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A Wipeout Loomed
by Paul Bass | Sep 19, 2011 12:28 pm
Posted to: Cop of the Week
The fleeing driver tore his Chevy HHR through the red light. Gunning his police-issue 2003 Harley Davidson Police Road King, Officer Robert DuPont followed fast behind. Then he saw the cars in the middle of the intersection. He saw all that sand in the road. He saw a wipeout in his immediate future—unless he could remember what he’d recently un-learned.
“Operation Safe Summer” was just beginning. The police department had sent motorcycle cops like DuPont (pictured above) to Meriden for intensive state police academy training. Now it was dispatching the crew to some of New Haven’s toughest streets to combine traffic enforcement with ferreting out guns and drugs and felons.
For lifelong motorcycle riders like DuPont, that meant learning new tricks and abandoning some old ones.
Like at this intersection at Forbes Avenue and East Street. Sand remained on the road from the winter’s snowstorms and from trucks associated with the Interstate 95 widening project.
That posed one obstacle to staying on his bike at high speed. The cars traveling northbound or southbound on East Street—they had the green; the fleeing driver in the Chevy had run the red—posed another.
The troopers at the academy had warned of situations like this. They drilled DuPont and four fellow New Haven motor cops on “Evade and Escape” maneuvers and techniques to avoid wipeouts. One of them was “threshold braking.”
In the past, on the dirt bikes and then bigger hogs he’s ridden since his early 20s, DuPont would press hard on the back brake until it was almost at the limit of its capacity, then release it suddenly, in the hope of staying on the bike. But on this bike that technique could backfire; the inertia from the back brake could catapult him into the air.
On Forbes, chasing the Chevy driver who had fled speeding from a laser checkpoint, DuPont held tight to the back brake. He suddenly released the front brake instead. He dodged the cars. And he stayed on the bike.
He kept the Chevy in sight toward downtown on Water Street, right on Franklin, right onto Chapel, left on Hamilton—then toward the Interstate 91 ramp. This chase was headed to the highway.
Between Exits 8 and 9, DuPont’s Harley reached its 105 mph limit as the Chevy’s driver weaved through lanes, trying to bump other vehicles into the police motorcycle. Now DuPont had to worry about the “high-speed wobble.” The hard winter had eroded the groove between the lanes on the highway, causing DuPont’s bike to go into the wobble—all the more dangerous because his 2003 model has a one-piece frame, making it more likely to crack. Or at least throw him off onto the road.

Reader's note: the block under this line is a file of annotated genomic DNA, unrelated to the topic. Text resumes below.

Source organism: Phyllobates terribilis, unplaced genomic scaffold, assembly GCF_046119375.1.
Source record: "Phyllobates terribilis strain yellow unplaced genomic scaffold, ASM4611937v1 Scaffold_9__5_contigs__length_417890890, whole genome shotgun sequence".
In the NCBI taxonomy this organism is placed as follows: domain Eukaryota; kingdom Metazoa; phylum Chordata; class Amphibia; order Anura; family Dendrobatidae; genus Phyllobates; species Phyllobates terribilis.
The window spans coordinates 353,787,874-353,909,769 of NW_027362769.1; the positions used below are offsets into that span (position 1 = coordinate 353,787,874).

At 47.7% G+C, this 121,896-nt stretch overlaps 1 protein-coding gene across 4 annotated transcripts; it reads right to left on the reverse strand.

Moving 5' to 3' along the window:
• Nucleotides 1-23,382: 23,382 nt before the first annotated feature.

At the academy DuPont had learned the best solution: Tap your foot on the ground to transfer some of the bike frame’s energy.
But he couldn’t do that at 105 miles per hour. Or even 65. So he shifted to Plan B, and hoped. He slowed down enough to lessen the wobble. Once the seat and handlebars stopped shaking, he suddenly hit the gas hard. It worked; the bike stayed reasonably steady back at the high speed.
It stayed that way as the Chevy’s driver pulled off at Exit 11, toward a North Haven elementary school, where he ditched the car and ran through a high school lacrosse practice. The coach and the players pointed to the woods, where DuPont and the other New Haven and North Haven cops on the scene found and arrested him.
So began a summer of stories—and thousands of traffic stops, as well as gun and narcotics seizures, and some hair-raising chases.
DuPont and the motor cops amassed those stories on special assignment. Usually they spend their days setting up checkpoints to stop speeders or cellphone-chatting drivers where traffic accidents were occurring or neighbors had complained. They would still do that during “Operation Safe Summer,” except they would be dispatched to districts for weeks on end based on where police were concentrating on different crimes: shootings, murders, drug-dealing.
The idea was that in addition to calming streets plagued by dirt bikers and reckless drivers, the crew would stop people who were up to other nefarious deeds—or, by the crew’s physical presence, at least deter them from hanging around.
The operation’s officers issued 5,602 tickets for traffic violations in Hill, Fair Haven, and Whalley hotspots over four months through the end of August, according to Capt. Leo Bombalicki, who ran it. That doesn’t count all the guns and drugs seized or the outstanding warrants served on those stops, according to Bombalicki.
Bombalicki called DuPont one of the most “motivated” members of the operation. DuPont was involved in a number of gun seizures that began with traffic stops; for instance he and crack canine cop Bitang followed the trail to a loaded Double Eagle Combat Commander .45-caliber ACP in this case.
DuPont, a 35-year-old Westport native who transferred to New Haven force after eight years with the Bridgeport park police, eagerly signed up for the motor patrol last year. He liked his previous patrol beat in the Hill. But he’d always loved riding motorized two-wheelers, from the 1985 dual-purpose Honda Excel 350R he bought at 21 to the Yamaha FJR 1300 to which he eventually advanced.
He enjoyed relearning techniques and picking up new ones at the three-week state course. He and his colleagues mastered nine driving patterns there in tight-space pursuits and crowd control approaches before returning as front-line officers in the police department’s stepped-up traffic enforcement plan. DuPont brought what he learned to the B Squad (3-11 p.m. shift) motor unit.
“The everyday citizen gets upset when you stop them,” DuPont said. As he handed out tickets for minor infractions, drivers asked him: Why are you bothering with speeding tickets or missed front-plate markers or cellphone infractions, when kids are out there shooting each other?
“It leads to reducing the number of accidents,” DuPont would respond—and “you’ll pay less insurance.”
Plus, DuPont and his crew repeatedly found themselves stopping people who ended up having outstanding warrants.
And, he added, “small things lead to bigger things.”
“We have days where we stop four or five people with warrants. Some have two or three on them.”
As happened during one Safe Summer stop on Union Avenue.
It was actually the second of two stops involving the same young man.